January 28 2015 Latest news:
Ten-year-old Eleanor Bailey posting petition forms through letterboxes at Gresham, asking for support for her campaign for a 20mph speed limit outside the village primary school. Picture: KAREN BETHELL.
By KAREN BETHELL
Thursday, January 31, 2013
A north Norfolk youngster who is campaigning to have the speed limit outside her school reduced has seen her efforts rewarded, after Norfolk County Council agreed to paint new signs to remind drivers to cut their speed.
Concerned about the safety of her fellow Gresham Village Primary School pupils, 10-year-old Eleanor Bailey began campaigning for a 20mph limit, writing to the county council and to north Norfolk MP Norman Lamb, who has offered his support.
“I am worried about the speed of cars going through our village, especially outside my school and I think it is wrong to put children’s lives as risk in this way,” she said.
Norfolk County Council member for children’s services Alison Thomas passed Eleanor’s concerns on to planning and transportation member Graham Plant, who arranged for an inspection of the road outside the school.
While congratulating Eleanor on her efforts, Mr Plant said that the warning signs already in place on the approach to the school, as well as 30mph speed limit, contributed to a “good level of road safety”.
He added that reducing the speed limit would not necessarily reduce the speed of cars, and said limited resources meant the council had to give priority to places where there had already been accidents.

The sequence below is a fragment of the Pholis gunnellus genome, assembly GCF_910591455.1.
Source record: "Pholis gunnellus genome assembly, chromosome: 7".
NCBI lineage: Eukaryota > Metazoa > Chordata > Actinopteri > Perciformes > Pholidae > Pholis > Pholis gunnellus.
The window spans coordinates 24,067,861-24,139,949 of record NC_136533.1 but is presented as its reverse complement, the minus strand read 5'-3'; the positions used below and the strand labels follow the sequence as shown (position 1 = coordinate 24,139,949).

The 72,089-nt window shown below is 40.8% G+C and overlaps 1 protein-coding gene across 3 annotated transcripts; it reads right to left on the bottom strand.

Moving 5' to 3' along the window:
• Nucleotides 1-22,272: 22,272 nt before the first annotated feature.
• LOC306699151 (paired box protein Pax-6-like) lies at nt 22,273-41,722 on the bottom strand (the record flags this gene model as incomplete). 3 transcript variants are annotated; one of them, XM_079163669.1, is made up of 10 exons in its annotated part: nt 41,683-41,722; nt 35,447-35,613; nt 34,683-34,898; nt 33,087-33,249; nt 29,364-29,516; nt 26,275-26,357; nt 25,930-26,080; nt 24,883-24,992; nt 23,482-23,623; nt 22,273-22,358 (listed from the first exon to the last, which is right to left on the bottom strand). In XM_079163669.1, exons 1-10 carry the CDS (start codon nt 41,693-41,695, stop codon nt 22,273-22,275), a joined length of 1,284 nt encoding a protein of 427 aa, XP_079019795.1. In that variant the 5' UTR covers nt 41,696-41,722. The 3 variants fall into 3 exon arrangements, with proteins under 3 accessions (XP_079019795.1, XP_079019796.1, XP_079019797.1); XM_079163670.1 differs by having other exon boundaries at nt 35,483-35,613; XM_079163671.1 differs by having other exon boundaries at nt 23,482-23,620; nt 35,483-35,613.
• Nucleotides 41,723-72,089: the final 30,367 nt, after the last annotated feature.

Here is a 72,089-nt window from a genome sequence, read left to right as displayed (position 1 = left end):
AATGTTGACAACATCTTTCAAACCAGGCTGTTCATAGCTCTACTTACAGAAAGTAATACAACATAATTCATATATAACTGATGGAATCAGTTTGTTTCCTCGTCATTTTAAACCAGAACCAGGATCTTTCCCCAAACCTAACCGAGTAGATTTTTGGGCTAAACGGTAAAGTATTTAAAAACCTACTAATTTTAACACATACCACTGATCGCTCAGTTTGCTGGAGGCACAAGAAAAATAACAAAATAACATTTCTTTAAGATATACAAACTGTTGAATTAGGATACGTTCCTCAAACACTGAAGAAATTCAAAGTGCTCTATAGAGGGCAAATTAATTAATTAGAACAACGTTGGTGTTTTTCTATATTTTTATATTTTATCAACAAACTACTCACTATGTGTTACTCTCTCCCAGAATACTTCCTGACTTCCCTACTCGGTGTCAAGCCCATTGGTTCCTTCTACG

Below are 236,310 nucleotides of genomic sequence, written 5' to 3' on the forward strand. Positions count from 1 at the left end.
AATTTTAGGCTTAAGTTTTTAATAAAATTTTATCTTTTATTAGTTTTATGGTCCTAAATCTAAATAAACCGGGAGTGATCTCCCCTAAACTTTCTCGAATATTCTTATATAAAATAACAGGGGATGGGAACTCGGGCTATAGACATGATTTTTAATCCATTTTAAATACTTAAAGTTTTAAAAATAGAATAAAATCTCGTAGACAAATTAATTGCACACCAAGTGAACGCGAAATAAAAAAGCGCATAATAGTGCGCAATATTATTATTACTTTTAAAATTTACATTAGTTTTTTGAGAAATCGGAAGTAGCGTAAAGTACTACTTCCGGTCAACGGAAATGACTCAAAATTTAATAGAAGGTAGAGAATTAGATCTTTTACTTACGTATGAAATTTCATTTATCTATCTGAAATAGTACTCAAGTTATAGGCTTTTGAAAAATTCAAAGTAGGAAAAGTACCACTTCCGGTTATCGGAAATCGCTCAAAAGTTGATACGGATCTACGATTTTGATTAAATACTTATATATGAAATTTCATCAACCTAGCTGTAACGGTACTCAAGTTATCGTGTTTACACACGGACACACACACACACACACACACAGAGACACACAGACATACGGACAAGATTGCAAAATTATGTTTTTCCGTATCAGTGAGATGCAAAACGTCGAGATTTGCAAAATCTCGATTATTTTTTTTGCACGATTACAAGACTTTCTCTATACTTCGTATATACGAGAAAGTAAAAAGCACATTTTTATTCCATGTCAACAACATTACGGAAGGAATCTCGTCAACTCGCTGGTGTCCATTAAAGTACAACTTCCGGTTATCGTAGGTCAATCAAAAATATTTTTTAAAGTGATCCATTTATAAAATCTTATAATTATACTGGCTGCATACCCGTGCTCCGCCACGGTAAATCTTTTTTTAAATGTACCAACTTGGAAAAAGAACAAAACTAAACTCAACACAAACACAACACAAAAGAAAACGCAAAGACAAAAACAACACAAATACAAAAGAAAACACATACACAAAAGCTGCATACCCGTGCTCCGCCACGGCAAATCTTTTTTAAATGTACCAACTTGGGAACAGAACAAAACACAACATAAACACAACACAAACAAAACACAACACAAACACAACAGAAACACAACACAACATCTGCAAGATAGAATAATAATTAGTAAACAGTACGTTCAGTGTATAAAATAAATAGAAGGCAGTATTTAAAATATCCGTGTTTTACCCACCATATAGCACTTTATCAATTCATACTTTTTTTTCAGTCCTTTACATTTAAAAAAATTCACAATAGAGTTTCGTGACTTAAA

However, the council does plan to paint two new white “slow” signs in the spring and, while Eleanor is delighted to see her efforts rewarded, she has vowed to continue her campaign for a 20mph limit.
“I understand that there are problems with money for the council, but surely the safety of children must come first,” she said.
In spite of being off school after undergoing an eye operation, she has organised a petition, and is planning to post leaflets asking for support through every door in the village.
Her father Arthur, who is a retired lorry driver, has written on Eleanor’s behalf to Mr Plant, asking him to look again at the roads outside the school and reminding him of an accident involving two cars which collided near the school last year.
Congratulating Eleanor on her achievements in persuading the council to take action, Mr Lamb said: “The fact that some drivers will flout the limit is no justification for doing nothing - that would be an argument for having no speed limits! The council should set the appropriate speed for traffic outside the school and, for me, that should be 20mph.”